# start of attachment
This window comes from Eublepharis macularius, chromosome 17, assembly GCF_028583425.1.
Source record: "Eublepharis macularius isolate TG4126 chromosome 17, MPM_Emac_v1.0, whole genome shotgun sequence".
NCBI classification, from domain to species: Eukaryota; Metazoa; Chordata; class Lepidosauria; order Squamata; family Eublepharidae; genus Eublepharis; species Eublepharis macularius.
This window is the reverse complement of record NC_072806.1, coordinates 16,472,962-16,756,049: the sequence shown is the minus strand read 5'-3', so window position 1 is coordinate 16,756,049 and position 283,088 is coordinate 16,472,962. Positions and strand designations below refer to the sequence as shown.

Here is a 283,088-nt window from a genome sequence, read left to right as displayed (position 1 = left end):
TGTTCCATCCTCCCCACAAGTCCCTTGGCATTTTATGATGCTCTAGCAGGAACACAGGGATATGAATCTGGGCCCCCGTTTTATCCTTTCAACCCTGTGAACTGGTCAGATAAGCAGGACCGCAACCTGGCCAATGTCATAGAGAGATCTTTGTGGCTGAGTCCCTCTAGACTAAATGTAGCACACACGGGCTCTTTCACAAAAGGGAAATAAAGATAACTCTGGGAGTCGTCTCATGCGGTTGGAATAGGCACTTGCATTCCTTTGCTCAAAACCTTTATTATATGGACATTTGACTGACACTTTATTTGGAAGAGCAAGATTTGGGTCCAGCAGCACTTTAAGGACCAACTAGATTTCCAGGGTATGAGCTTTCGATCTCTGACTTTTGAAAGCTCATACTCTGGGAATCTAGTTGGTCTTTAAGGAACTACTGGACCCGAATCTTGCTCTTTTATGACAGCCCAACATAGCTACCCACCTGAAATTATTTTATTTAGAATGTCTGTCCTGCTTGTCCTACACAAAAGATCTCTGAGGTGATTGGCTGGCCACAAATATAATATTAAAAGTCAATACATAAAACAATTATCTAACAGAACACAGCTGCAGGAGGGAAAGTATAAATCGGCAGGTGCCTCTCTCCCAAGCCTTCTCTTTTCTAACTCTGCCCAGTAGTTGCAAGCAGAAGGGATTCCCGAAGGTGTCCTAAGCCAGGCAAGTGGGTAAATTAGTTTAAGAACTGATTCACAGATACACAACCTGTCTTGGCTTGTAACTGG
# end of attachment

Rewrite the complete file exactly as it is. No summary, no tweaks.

This window comes from Eublepharis macularius, chromosome 17, assembly GCF_028583425.1.
Source record: "Eublepharis macularius isolate TG4126 chromosome 17, MPM_Emac_v1.0, whole genome shotgun sequence".
NCBI classification, from domain to species: Eukaryota; Metazoa; Chordata; class Lepidosauria; order Squamata; family Eublepharidae; genus Eublepharis; species Eublepharis macularius.
This window is the reverse complement of record NC_072806.1, coordinates 16,472,962-16,756,049: the sequence shown is the minus strand read 5'-3', so window position 1 is coordinate 16,756,049 and position 283,088 is coordinate 16,472,962. Positions and strand designations below refer to the sequence as shown.

Here is a 283,088-nt window from a genome sequence, read left to right as displayed (position 1 = left end):
TGTTCCATCCTCCCCACAAGTCCCTTGGCATTTTATGATGCTCTAGCAGGAACACAGGGATATGAATCTGGGCCCCCGTTTTATCCTTTCAACCCTGTGAACTGGTCAGATAAGCAGGACCGCAACCTGGCCAATGTCATAGAGAGATCTTTGTGGCTGAGTCCCTCTAGACTAAATGTAGCACACACGGGCTCTTTCACAAAAGGGAAATAAAGATAACTCTGGGAGTCGTCTCATGCGGTTGGAATAGGCACTTGCATTCCTTTGCTCAAAACCTTTATTATATGGACATTTGACTGACACTTTATTTGGAAGAGCAAGATTTGGGTCCAGCAGCACTTTAAGGACCAACTAGATTTCCAGGGTATGAGCTTTCGATCTCTGACTTTTGAAAGCTCATACTCTGGGAATCTAGTTGGTCTTTAAGGAACTACTGGACCCGAATCTTGCTCTTTTATGACAGCCCAACATAGCTACCCACCTGAAATTATTTTATTTAGAATGTCTGTCCTGCTTGTCCTACACAAAAGATCTCTGAGGTGATTGGCTGGCCACAAATATAATATTAAAAGTCAATACATAAAACAATTATCTAACAGAACACAGCTGCAGGAGGGAAAGTATAAATCGGCAGGTGCCTCTCTCCCAAGCCTTCTCTTTTCTAACTCTGCCCAGTAGTTGCAAGCAGAAGGGATTCCCGAAGGTGTCCTAAGCCAGGCAAGTGGGTAAATTAGTTTAAGAACTGATTCACAGATACACAACCTGTCTTGGCTTGTAACTGG